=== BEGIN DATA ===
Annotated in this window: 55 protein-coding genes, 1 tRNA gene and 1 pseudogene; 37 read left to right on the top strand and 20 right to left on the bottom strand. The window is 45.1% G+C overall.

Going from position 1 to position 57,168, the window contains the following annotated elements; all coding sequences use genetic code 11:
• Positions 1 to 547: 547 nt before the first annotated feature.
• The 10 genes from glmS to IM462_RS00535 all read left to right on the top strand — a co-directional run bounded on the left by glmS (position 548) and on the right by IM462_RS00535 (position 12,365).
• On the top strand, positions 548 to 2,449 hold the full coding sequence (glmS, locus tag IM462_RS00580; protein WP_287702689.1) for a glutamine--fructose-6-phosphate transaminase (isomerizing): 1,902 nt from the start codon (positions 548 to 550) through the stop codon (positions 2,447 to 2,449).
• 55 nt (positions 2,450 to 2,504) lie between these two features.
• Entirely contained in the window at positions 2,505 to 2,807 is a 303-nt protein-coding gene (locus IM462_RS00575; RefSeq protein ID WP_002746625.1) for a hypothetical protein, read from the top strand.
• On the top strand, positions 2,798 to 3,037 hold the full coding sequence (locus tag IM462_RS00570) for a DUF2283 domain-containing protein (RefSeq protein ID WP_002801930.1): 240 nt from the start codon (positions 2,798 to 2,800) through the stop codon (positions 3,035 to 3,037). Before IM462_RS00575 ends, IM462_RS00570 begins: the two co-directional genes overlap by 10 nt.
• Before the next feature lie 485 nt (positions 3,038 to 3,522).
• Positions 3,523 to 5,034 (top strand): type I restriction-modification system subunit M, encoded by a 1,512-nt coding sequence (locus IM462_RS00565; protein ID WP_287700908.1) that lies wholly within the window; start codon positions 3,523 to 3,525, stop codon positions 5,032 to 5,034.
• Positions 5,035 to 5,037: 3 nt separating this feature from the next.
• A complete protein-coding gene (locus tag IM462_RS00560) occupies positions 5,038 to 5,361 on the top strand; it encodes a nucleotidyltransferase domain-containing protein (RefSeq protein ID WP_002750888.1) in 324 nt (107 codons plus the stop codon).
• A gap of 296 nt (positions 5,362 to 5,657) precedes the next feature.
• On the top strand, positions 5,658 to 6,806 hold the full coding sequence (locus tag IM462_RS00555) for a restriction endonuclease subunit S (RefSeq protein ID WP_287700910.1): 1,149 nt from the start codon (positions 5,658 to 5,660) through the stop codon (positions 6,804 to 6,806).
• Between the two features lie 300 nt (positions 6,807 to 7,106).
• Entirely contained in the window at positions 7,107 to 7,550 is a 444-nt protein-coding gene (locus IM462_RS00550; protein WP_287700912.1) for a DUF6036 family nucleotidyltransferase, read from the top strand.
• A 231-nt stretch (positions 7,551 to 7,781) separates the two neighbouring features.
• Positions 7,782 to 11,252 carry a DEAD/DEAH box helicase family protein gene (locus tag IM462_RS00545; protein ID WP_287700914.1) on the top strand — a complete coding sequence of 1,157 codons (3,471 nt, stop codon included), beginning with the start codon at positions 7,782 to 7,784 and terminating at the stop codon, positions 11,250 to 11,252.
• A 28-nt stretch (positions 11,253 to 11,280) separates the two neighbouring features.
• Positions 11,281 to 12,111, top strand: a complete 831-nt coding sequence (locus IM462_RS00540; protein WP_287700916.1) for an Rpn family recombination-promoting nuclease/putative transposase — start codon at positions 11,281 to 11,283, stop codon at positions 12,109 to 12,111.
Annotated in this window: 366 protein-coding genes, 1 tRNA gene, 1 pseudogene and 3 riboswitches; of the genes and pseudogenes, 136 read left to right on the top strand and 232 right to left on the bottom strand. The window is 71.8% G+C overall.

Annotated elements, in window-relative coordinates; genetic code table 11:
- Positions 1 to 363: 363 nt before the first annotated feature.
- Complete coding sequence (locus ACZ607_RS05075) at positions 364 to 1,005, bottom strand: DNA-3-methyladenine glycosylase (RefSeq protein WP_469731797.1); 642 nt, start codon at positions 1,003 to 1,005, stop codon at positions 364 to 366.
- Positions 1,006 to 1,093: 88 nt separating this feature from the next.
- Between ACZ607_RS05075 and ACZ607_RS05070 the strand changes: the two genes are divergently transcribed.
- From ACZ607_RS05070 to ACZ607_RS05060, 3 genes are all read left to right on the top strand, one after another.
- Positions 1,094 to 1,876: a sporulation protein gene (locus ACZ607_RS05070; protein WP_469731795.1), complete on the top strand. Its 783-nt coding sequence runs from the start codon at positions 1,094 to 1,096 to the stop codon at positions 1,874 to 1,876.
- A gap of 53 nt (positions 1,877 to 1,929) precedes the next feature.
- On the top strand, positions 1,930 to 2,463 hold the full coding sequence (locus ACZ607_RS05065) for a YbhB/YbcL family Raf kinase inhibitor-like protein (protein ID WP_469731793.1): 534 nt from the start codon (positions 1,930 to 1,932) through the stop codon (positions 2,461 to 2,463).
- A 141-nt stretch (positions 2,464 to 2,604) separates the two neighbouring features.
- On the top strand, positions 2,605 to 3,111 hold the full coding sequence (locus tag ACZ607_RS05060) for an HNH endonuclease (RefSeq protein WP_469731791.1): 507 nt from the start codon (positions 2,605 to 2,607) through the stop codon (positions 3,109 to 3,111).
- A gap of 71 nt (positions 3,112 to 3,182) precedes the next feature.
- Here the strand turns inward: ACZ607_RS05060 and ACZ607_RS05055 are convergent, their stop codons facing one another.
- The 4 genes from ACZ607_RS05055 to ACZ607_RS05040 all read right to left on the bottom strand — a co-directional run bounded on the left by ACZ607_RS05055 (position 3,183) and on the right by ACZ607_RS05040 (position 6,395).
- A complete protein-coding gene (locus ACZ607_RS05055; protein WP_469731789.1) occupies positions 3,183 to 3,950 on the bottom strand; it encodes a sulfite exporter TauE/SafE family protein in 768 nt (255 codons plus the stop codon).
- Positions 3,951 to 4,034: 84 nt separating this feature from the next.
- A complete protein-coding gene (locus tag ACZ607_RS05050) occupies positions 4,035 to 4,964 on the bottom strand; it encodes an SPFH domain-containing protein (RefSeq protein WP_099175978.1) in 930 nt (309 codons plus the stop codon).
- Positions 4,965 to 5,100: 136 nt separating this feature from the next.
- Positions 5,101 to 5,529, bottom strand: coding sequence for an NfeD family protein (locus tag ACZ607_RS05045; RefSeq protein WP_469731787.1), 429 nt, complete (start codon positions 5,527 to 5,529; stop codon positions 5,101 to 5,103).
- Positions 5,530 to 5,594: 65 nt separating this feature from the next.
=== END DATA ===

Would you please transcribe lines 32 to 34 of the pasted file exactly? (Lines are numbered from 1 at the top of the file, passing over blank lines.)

- On the top strand, positions 2,605 to 3,111 hold the full coding sequence (locus tag ACZ607_RS05060) for an HNH endonuclease (RefSeq protein WP_469731791.1): 507 nt from the start codon (positions 2,605 to 2,607) through the stop codon (positions 3,109 to 3,111).
- A gap of 71 nt (positions 3,112 to 3,182) precedes the next feature.
- Here the strand turns inward: ACZ607_RS05060 and ACZ607_RS05055 are convergent, their stop codons facing one another.